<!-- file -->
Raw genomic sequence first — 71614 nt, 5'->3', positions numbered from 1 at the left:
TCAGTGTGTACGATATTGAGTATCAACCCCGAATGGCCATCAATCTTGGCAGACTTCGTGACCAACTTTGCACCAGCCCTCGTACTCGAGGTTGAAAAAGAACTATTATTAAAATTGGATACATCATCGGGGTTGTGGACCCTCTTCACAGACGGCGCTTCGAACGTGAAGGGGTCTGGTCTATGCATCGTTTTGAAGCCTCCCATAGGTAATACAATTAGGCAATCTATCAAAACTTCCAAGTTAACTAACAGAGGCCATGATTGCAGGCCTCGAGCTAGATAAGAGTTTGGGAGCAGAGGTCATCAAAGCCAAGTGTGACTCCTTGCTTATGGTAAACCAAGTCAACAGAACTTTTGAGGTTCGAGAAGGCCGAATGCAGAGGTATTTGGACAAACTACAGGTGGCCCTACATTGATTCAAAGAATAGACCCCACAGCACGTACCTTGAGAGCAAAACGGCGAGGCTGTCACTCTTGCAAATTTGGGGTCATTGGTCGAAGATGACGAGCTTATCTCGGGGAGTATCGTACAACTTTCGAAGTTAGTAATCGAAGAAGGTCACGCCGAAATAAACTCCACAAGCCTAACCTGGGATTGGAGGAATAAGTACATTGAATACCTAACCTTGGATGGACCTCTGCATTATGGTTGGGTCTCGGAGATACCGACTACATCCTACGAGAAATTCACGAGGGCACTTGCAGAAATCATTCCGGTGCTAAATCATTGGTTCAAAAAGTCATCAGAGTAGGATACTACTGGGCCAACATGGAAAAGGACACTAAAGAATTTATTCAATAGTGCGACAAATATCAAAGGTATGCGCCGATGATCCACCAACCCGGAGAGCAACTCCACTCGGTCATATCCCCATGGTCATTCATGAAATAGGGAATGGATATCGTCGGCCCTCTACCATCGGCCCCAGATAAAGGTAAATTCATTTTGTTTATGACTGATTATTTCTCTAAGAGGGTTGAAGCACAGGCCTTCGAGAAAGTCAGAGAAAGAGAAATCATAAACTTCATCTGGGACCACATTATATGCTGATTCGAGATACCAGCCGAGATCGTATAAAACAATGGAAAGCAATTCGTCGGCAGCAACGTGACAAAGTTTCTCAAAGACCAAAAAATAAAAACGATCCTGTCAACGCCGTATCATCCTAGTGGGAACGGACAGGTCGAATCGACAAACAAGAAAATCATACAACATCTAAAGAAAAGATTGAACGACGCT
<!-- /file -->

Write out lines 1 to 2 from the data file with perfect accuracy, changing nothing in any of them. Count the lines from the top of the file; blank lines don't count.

Raw genomic sequence first — 71614 nt, 5'->3', positions numbered from 1 at the left:
TCAGTGTGTACGATATTGAGTATCAACCCCGAATGGCCATCAATCTTGGCAGACTTCGTGACCAACTTTGCACCAGCCCTCGTACTCGAGGTTGAAAAAGAACTATTATTAAAATTGGATACATCATCGGGGTTGTGGACCCTCTTCACAGACGGCGCTTCGAACGTGAAGGGGTCTGGTCTATGCATCGTTTTGAAGCCTCCCATAGGTAATACAATTAGGCAATCTATCAAAACTTCCAAGTTAACTAACAGAGGCCATGATTGCAGGCCTCGAGCTAGATAAGAGTTTGGGAGCAGAGGTCATCAAAGCCAAGTGTGACTCCTTGCTTATGGTAAACCAAGTCAACAGAACTTTTGAGGTTCGAGAAGGCCGAATGCAGAGGTATTTGGACAAACTACAGGTGGCCCTACATTGATTCAAAGAATAGACCCCACAGCACGTACCTTGAGAGCAAAACGGCGAGGCTGTCACTCTTGCAAATTTGGGGTCATTGGTCGAAGATGACGAGCTTATCTCGGGGAGTATCGTACAACTTTCGAAGTTAGTAATCGAAGAAGGTCACGCCGAAATAAACTCCACAAGCCTAACCTGGGATTGGAGGAATAAGTACATTGAATACCTAACCTTGGATGGACCTCTGCATTATGGTTGGGTCTCGGAGATACCGACTACATCCTACGAGAAATTCACGAGGGCACTTGCAGAAATCATTCCGGTGCTAAATCATTGGTTCAAAAAGTCATCAGAGTAGGATACTACTGGGCCAACATGGAAAAGGACACTAAAGAATTTATTCAATAGTGCGACAAATATCAAAGGTATGCGCCGATGATCCACCAACCCGGAGAGCAACTCCACTCGGTCATATCCCCATGGTCATTCATGAAATAGGGAATGGATATCGTCGGCCCTCTACCATCGGCCCCAGATAAAGGTAAATTCATTTTGTTTATGACTGATTATTTCTCTAAGAGGGTTGAAGCACAGGCCTTCGAGAAAGTCAGAGAAAGAGAAATCATAAACTTCATCTGGGACCACATTATATGCTGATTCGAGATACCAGCCGAGATCGTATAAAACAATGGAAAGCAATTCGTCGGCAGCAACGTGACAAAGTTTCTCAAAGACCAAAAAATAAAAACGATCCTGTCAACGCCGTATCATCCTAGTGGGAACGGACAGGTCGAATCGACAAACAAGAAAATCATACAACATCTAAAGAAAAGATTGAACGACGCT